Students should return to their groups from the previous lesson and pick up where they left off on the Joggins Wharf problem. I will encourage them to share what progress they made at home and then work together to solve the problem. (I will also circulate quickly to check in with the groups to find out who did the homework and who did not.)
After about 10 minutes, the class should be ready for a presentation/discussion of the solution. I will have one group present theirs at the whiteboard. It's quite possible that other groups will have slightly different equations, and it is worth discussing a few of these. The problem is somewhat open to interpretation, so variation is reasonable, but we need to discuss its effects on the final answers. (MP 4)
At this point, the class should be familiar with radian measure for angles and with the use of the unit circle to extend the domain of the sine and cosine functions. They should also be familiar with the periodic shape of the sine and cosine curves. But what about tangent? [For a good overview, you might check out this webpage.]
I'll ask the class to remind me what the tangent of an angle is as a ratio. From previous classes, they know the tangent as "opposite over adjacent", which is a good starting point. I'll jot this down on the board along with the corresponding definitions for sine and cosine. Next, I'll remind the class how we used the unit circle to revise these definitions so that we could do so much more with sine and cosine. Drawing the unit circle with a reference triangle in the first quadrant, I'll ask the class what the word "tangent" makes them think of geometrically. They should reply that a tangent line is a line that just touches the circle at a single point.
Great! With this, I'll add the tangent line so that my board looks like this. Next, I'll give the students this prompt: "We know what it means for a line to be tangent to a circle, and we know that the tangent of an angle is the ratio of the opposite to the adjacent. Now, please explain to me how these two definitions are equivalent in this case." Giving the students some time (and encouragement) to think it through, I'll suggest that they sketch the picture for themselves, that they think about similar triangles, and that they discuss it with their classmates.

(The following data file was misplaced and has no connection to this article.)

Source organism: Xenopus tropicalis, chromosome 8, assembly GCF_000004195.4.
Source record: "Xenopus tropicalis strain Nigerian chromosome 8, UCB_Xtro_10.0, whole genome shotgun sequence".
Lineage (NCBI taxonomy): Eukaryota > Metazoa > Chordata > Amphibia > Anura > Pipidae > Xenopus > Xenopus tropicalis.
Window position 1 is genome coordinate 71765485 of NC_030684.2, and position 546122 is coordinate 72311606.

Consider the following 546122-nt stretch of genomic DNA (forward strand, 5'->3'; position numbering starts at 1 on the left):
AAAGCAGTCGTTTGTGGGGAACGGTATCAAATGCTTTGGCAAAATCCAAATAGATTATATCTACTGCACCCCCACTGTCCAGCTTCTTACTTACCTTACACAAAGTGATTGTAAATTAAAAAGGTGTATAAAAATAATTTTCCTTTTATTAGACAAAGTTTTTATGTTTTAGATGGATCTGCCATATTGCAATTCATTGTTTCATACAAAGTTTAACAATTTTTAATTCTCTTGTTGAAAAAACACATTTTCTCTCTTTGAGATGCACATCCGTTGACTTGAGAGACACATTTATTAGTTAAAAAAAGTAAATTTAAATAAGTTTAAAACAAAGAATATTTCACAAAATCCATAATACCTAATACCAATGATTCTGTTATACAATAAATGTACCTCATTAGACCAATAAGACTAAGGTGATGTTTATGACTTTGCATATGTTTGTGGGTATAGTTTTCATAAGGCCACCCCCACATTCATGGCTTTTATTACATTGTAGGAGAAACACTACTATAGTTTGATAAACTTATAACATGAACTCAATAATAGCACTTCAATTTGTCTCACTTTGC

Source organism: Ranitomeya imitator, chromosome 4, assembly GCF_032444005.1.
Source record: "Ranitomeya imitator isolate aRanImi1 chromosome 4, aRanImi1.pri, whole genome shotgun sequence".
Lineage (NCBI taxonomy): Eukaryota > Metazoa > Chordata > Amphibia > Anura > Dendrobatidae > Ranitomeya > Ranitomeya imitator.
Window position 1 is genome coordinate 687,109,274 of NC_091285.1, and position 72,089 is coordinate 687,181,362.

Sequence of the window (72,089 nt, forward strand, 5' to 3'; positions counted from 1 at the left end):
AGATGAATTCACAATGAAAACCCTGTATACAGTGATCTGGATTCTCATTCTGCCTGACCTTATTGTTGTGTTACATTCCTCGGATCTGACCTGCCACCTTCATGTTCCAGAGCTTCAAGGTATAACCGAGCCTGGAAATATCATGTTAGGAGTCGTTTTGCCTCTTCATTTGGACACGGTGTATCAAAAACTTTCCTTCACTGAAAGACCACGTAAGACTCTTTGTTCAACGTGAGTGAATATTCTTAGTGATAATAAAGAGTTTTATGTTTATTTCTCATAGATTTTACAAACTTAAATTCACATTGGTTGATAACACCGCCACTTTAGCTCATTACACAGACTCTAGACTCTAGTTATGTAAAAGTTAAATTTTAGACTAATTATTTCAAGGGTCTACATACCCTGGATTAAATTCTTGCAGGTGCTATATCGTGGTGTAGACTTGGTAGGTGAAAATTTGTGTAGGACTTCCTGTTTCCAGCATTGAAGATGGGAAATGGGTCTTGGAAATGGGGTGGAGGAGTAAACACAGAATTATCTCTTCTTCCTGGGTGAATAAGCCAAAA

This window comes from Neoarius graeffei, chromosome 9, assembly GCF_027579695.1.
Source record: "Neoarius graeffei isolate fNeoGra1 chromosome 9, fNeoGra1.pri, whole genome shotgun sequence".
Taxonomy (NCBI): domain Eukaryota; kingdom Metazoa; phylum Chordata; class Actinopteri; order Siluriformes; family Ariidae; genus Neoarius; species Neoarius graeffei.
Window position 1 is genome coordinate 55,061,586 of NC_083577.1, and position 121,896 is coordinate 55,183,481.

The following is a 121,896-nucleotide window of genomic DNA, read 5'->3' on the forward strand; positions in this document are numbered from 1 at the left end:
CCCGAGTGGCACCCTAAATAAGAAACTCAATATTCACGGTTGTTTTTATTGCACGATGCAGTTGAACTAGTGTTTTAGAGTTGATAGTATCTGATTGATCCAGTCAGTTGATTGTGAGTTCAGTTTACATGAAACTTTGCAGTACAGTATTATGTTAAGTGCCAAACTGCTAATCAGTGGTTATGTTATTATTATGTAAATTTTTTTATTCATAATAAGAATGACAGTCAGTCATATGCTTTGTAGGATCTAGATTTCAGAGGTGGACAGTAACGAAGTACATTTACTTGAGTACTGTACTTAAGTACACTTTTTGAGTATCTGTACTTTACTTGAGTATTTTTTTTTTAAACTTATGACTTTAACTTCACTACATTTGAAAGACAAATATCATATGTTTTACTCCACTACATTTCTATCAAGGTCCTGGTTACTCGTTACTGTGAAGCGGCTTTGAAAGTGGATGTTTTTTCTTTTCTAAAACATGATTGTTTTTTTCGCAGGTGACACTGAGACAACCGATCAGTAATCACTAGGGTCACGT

After a few minutes, the class should be able to walk me through a brief argument from similar triangles that tan(x)/1 = sin(x)/cos(x) = opp./adj. I'll act as the scribe for this explanation, and I'll call on a variety of students to provide just one or two steps at a time. (MP 3) By the end, everyone should see that we now have two new interpretations of the tangent of an angle: it is the length of a specific line relative to the unit circle, and it is the ratio of sin(x)/cos(x). (You can see several variations of this argument here and here and here.)
[At this point, the class is primed to recognize the Pythagorean identities involving the square of the tangent function. They'd just need to look for the right triangle! It would be an interesting aside, but it's really a subject for another lesson.]
Now that the students are comfortable thinking of the tangent of an angle as an actual tangent line, it's time to extend the domain to include angles greater than 90 degrees and less than 0 degrees.
Using an applet like GeoGebra (see the included resource) or something online (like the one here), we'll first examine the value of the tangent for angles from 0 to 90 degrees. In doing so, we'll make note of the following:
Once we've made these observations, and before allowing the students to see what the applet will do, I like to ask, "What's going to happen to my tangent line if I go beyond 90 degrees?" You see, it isn't clear how we should interpret it in the second quadrant, and it's good to entertain some possibilities before going on. I'm always curious to see what the students suggest and how they argue for or against the different options. After a brief discussion, I'll go ahead and show them what the applet does and make the argument that this length may be considered "negative" since we're measuring in the opposite direction. (Also, since tan(x) = sin(x)/cos(x), we can argue from the fact that cos(x) and sin(x) have opposite signs in the 2nd quadrant.)
Continuing around the circle, the class should notice that
There has been a lot to learn from this lesson, and it's good to end with some fairly straightforward practice. I've selected a few problems to do just this.
The first few problems ask the students to associate the tangent of an angle with a particular line & angle in the unit circle. These should be familiar and fairly routine.
The next two, however, are more complex application problems (MP 4). The first of these problems is important because it illustrates a real-world phenomena that are periodic without being sinusoidal. The second provides a geometric context in which the tangent is the most reasonable function to employ.
There will be just enough time to get started on these before class ends, and I'll make it clear that they're NOT homework (yet). I'll use this time for some quick formative assessment by observing the students as they work, asking questions, and listening carefully for evidence of understanding.